TOKYO, Nov 28 (Reuters) - Japanese shares dipped on Thursday after U.S. President Donald Trump signed into law congressional legislation backing protesters in Hong Kong, sparking fears of a fresh confrontation with Beijing that could derail their trade talks.
The Nikkei share average fell 0.02% to 23,433.16, off its 13 1/2-month peak hit on Tuesday while the broader Topix lost 0.1% to 1,709.33.
China has denounced the U.S. legislation as gross interference in its affairs and a violation of international law and has vowed counter-measures to safeguard its sovereignty and security.
“In the near term, people are watching how China will react to Trump’s move,” said Masahiro Ayukai, senior investment strategist at Mitsubishi UFJ Morgan Stanley Securities.
“But there is little change in the view that the global economic sentiment is bottoming out,” he added.
Against such a backdrop, some selected technology-related shares gained, with Hitachi rising 1.6% to hit a 1 1/2-year high.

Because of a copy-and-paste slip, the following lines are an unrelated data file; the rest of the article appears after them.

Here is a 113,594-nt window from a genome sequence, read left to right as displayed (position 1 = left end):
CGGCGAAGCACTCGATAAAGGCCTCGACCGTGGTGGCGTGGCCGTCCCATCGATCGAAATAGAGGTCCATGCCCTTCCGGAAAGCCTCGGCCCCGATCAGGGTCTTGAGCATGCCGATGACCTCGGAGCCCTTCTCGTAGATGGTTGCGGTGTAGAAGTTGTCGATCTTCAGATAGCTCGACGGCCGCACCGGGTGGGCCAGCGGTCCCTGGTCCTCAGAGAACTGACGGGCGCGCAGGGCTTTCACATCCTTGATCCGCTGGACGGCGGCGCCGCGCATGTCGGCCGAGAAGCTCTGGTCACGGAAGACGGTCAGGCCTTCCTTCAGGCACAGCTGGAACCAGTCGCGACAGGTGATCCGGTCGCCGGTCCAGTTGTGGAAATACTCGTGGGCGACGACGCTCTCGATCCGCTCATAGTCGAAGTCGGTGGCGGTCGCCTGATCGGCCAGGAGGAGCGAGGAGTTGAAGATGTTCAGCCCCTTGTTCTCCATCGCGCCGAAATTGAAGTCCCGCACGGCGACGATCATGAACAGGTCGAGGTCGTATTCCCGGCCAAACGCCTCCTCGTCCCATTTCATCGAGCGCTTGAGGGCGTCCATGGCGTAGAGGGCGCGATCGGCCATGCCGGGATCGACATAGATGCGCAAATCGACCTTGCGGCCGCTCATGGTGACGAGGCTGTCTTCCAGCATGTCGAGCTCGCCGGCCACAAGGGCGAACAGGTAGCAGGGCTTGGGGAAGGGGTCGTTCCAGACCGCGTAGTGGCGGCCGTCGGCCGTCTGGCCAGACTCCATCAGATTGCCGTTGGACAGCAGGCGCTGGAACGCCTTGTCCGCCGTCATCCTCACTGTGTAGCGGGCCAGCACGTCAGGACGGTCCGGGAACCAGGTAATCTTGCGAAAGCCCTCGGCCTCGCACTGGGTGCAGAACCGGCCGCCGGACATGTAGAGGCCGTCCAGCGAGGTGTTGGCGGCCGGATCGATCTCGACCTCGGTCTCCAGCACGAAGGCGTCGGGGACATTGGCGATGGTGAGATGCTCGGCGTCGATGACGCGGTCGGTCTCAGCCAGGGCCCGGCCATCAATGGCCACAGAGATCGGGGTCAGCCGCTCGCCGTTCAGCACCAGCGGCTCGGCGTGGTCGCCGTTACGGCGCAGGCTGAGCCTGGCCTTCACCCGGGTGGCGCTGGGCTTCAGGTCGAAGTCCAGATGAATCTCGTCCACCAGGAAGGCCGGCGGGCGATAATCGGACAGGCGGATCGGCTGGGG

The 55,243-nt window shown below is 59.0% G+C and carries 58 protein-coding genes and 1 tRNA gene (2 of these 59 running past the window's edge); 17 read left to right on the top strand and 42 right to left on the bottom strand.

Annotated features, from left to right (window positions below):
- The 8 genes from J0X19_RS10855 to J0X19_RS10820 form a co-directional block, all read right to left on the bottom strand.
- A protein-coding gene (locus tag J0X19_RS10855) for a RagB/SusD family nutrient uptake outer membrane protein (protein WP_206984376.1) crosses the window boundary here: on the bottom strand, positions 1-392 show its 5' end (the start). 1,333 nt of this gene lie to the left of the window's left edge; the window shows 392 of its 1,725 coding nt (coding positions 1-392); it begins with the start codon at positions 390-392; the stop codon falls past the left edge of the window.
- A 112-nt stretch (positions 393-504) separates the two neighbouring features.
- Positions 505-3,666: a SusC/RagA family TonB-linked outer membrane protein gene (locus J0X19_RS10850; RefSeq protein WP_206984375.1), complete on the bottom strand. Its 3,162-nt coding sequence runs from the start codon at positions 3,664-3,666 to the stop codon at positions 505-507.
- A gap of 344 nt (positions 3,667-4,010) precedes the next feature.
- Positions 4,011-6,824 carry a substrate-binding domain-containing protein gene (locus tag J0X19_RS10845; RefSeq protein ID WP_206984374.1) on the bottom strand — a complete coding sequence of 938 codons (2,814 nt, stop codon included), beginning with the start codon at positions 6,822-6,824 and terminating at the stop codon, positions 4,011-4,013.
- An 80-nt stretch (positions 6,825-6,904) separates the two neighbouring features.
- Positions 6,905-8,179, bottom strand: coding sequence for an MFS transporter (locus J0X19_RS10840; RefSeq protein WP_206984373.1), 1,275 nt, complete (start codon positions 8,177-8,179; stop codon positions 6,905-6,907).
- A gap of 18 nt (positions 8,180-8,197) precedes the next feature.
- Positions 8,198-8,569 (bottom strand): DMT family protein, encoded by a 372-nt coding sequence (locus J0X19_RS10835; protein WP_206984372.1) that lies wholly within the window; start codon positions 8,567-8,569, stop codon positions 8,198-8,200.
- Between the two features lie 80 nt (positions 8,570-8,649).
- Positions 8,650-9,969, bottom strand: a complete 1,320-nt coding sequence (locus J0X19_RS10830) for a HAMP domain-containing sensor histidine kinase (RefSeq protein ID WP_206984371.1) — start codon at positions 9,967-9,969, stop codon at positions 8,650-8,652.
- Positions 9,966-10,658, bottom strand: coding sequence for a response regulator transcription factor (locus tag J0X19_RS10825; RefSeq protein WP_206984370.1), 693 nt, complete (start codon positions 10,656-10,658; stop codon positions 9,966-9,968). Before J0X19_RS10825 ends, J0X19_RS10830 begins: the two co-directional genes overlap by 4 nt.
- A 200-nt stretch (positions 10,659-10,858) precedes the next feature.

Kyocera gained 2.1% to its best level since early 2018 while Fujitsu rose 0.7% to a 10-year high.
Panasonic rose 2.6% after the Nikkei business daily reported that the company plans to pull out from its small, money-losing semiconductor business.
On the other hand, some defensive shares lost their edge, with Central Japan Railway falling 1.3% and East Japan Railway down 1.1%.
Japan Display dropped 5.6% after the struggling panel maker said on Wednesday it would review its past earnings after a former accounting executive notified the company of a past accounting fraud which he said was directed by former top management.
Small- to mid-cap shares fared better, with the Tokyo Stock Exchange’s second-section index rising 0.7% to hit near one-year high and the Mothers Index of start-up firms ticking up 0.2%.
Reporting by Hideyuki Sano; Editing by Christopher Cushing